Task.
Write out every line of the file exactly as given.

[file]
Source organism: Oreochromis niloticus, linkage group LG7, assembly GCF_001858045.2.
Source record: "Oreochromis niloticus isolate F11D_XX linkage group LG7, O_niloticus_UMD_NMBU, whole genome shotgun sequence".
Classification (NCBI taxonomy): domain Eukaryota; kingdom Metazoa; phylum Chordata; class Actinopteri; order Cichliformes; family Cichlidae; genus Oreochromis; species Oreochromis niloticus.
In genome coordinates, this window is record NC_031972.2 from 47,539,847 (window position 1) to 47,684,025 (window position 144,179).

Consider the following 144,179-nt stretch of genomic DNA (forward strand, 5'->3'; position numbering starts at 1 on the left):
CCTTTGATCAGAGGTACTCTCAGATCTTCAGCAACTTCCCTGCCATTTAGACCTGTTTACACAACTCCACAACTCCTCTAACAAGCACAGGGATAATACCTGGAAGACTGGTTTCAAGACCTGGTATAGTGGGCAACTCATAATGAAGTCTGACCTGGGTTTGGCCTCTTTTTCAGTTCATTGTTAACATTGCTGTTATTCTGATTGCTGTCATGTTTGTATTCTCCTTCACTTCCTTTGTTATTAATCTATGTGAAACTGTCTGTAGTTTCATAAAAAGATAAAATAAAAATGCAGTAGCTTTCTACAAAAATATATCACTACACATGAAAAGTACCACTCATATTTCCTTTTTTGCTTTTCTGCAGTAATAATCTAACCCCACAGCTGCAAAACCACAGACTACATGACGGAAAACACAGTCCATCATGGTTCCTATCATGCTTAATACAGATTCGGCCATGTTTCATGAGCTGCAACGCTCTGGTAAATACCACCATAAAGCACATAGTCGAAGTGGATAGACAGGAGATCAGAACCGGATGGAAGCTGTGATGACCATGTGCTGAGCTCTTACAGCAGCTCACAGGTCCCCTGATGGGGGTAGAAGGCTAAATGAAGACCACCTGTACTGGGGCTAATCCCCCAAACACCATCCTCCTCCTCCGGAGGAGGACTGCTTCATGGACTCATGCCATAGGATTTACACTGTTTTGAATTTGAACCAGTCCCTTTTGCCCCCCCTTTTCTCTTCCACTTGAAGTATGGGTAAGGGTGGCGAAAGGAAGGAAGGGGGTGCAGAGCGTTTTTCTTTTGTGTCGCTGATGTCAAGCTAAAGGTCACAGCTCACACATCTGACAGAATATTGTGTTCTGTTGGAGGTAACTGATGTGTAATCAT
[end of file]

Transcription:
Source organism: Oreochromis niloticus, linkage group LG7, assembly GCF_001858045.2.
Source record: "Oreochromis niloticus isolate F11D_XX linkage group LG7, O_niloticus_UMD_NMBU, whole genome shotgun sequence".
Classification (NCBI taxonomy): domain Eukaryota; kingdom Metazoa; phylum Chordata; class Actinopteri; order Cichliformes; family Cichlidae; genus Oreochromis; species Oreochromis niloticus.
In genome coordinates, this window is record NC_031972.2 from 47,539,847 (window position 1) to 47,684,025 (window position 144,179).

Consider the following 144,179-nt stretch of genomic DNA (forward strand, 5'->3'; position numbering starts at 1 on the left):
CCTTTGATCAGAGGTACTCTCAGATCTTCAGCAACTTCCCTGCCATTTAGACCTGTTTACACAACTCCACAACTCCTCTAACAAGCACAGGGATAATACCTGGAAGACTGGTTTCAAGACCTGGTATAGTGGGCAACTCATAATGAAGTCTGACCTGGGTTTGGCCTCTTTTTCAGTTCATTGTTAACATTGCTGTTATTCTGATTGCTGTCATGTTTGTATTCTCCTTCACTTCCTTTGTTATTAATCTATGTGAAACTGTCTGTAGTTTCATAAAAAGATAAAATAAAAATGCAGTAGCTTTCTACAAAAATATATCACTACACATGAAAAGTACCACTCATATTTCCTTTTTTGCTTTTCTGCAGTAATAATCTAACCCCACAGCTGCAAAACCACAGACTACATGACGGAAAACACAGTCCATCATGGTTCCTATCATGCTTAATACAGATTCGGCCATGTTTCATGAGCTGCAACGCTCTGGTAAATACCACCATAAAGCACATAGTCGAAGTGGATAGACAGGAGATCAGAACCGGATGGAAGCTGTGATGACCATGTGCTGAGCTCTTACAGCAGCTCACAGGTCCCCTGATGGGGGTAGAAGGCTAAATGAAGACCACCTGTACTGGGGCTAATCCCCCAAACACCATCCTCCTCCTCCGGAGGAGGACTGCTTCATGGACTCATGCCATAGGATTTACACTGTTTTGAATTTGAACCAGTCCCTTTTGCCCCCCCTTTTCTCTTCCACTTGAAGTATGGGTAAGGGTGGCGAAAGGAAGGAAGGGGGTGCAGAGCGTTTTTCTTTTGTGTCGCTGATGTCAAGCTAAAGGTCACAGCTCACACATCTGACAGAATATTGTGTTCTGTTGGAGGTAACTGATGTGTAATCAT